Madonna has lost her appeal to stop the sale of a letter Tupac Shakur sent her when they broke up.
The 60-year-old songstress sued online auctioneer Gotta Have It! Collectibles and her former friend and art consultant, Darlene Lutz, for attempting to sell a note from her late former lover - who was killed in 1997 - which revealed that he thought their romance could jeopardise his career because of their different races.
However, the New York State Appeals Court ruled on Tuesday, June 4, that Madonna can't pursue claims against Lutz or Gotta Have Rock and Roll for selling the letter, as well as silk underwear that belonged to the 'Material Girl' hitmaker and a hairbrush with strands of her hair, to the online auction house.
The lawyer for Lutz and the company, Hartley Bernstein, said in a statement: "We feel that the court came to the absolutely correct decision and it's good to know that justice is blind to things like celebrity and that facts will prevail."
In April 2018, a Manhattan Supreme Court Judge ruled that Lutz would be able to sell on personal items belonging to the singer because the statute of limitation to recover items had passed.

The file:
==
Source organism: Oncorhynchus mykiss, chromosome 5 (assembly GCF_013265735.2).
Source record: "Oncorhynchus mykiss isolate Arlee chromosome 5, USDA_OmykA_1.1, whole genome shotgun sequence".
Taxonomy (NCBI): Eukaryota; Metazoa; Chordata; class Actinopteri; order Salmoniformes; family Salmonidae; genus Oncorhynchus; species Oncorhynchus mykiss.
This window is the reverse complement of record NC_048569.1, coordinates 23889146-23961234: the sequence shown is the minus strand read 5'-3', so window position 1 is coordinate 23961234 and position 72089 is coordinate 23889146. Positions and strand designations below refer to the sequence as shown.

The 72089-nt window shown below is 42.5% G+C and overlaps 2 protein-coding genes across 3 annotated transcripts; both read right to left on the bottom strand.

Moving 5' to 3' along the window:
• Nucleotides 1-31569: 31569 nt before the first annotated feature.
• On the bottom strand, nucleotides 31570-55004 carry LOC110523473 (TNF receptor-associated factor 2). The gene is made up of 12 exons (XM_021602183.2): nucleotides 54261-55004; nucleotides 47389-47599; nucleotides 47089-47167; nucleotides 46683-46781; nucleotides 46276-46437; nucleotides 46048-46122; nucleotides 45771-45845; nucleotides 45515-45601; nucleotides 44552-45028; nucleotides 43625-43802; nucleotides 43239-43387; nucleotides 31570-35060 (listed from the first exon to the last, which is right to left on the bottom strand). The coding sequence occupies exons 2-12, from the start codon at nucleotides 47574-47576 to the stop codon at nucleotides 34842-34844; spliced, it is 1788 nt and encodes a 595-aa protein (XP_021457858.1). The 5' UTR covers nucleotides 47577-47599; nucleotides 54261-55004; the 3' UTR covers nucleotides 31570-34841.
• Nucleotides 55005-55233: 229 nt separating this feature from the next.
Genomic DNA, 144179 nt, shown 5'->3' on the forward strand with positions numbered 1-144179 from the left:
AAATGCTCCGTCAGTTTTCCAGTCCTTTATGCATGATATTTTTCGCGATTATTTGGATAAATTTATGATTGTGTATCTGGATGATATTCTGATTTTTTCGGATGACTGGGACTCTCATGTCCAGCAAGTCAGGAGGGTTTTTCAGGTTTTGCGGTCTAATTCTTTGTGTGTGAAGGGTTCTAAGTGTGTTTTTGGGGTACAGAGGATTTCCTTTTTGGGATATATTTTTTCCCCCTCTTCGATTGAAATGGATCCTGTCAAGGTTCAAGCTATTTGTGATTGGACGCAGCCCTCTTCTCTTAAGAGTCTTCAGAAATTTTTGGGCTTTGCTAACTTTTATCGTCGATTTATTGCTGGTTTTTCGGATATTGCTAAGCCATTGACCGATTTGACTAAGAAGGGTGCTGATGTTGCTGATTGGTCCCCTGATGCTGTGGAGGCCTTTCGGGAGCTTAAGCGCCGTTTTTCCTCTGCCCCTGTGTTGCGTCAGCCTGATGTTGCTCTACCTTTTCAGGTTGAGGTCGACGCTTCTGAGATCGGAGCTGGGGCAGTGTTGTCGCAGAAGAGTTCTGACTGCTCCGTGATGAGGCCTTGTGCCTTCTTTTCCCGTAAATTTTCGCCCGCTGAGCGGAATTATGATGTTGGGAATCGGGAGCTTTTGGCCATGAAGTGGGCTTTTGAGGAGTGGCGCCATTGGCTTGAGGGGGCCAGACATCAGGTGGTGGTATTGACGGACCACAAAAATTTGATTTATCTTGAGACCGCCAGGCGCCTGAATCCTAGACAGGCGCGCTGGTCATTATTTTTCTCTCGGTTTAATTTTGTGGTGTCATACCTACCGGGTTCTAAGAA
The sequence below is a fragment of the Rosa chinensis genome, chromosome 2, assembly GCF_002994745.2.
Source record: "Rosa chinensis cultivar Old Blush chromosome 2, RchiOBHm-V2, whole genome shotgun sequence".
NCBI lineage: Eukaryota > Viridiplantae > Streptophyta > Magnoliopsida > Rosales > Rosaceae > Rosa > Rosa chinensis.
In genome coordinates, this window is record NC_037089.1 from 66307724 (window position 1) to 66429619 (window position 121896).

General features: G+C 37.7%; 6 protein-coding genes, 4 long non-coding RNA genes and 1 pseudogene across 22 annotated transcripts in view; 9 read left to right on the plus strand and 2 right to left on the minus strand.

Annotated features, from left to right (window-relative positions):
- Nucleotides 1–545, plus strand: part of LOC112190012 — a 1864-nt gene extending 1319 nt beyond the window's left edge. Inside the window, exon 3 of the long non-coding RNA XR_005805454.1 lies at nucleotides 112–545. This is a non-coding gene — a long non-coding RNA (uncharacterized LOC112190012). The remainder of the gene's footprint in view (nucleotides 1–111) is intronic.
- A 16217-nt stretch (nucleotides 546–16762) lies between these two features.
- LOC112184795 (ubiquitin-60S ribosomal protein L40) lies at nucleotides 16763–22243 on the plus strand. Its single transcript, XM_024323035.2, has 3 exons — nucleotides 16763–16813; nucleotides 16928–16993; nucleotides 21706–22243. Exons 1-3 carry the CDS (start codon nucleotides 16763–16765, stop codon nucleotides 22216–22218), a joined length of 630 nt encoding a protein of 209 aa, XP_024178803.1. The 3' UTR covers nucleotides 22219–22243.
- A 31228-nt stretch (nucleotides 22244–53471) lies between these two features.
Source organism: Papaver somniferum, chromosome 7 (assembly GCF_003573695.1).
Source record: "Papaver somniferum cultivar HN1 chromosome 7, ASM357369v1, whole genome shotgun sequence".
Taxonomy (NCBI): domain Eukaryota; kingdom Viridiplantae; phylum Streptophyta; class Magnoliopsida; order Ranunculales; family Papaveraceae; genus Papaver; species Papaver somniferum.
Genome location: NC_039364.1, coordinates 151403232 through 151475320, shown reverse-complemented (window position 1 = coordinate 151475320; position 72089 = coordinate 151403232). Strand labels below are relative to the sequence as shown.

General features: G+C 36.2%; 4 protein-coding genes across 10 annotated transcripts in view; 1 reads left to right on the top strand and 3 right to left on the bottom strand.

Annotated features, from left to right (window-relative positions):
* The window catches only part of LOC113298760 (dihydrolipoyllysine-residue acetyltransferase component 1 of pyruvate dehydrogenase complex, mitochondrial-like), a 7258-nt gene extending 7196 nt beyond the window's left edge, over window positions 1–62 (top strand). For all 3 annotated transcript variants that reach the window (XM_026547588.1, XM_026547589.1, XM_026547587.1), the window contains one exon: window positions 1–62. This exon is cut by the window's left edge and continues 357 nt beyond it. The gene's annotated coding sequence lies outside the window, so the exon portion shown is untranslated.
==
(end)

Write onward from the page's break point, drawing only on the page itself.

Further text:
In giving his decision, Justice Gerald Lebovits shared at the time: "[Madonna] knew that throughout her relationship with Lutz, Lutz was in possession of various pieces of [Madonna's] personal property. Yet before this auction began, the plaintiff did not make any demand to return her possessions."
Whilst Gotta Have It! online auction house co-owner Ed Kosinski added: "It's a clear cut victory for us. She shouldn't have signed a settlement agreement relinquishing the right to all property in Darlene's possession."
In 2004, Madonna had also signed a release from "any and all" future claims against Lutz, meaning she could not bring this lawsuit.
Madonna previously insisted her love letter shouldn't be sold because it was "intensely personal".
She recalled: "I have a specific memory of receiving that letter because I had a close personal relationship with Tupac Shakur and I specifically remember receiving a phone call from him while he was in jail. My recollection is that he had one of his friends hand deliver the letter to my home in Manhattan. I also have a specific memory of reading the letter. In particular, I remember that he apologised to me. I never gave this letter away. It is intensely personal."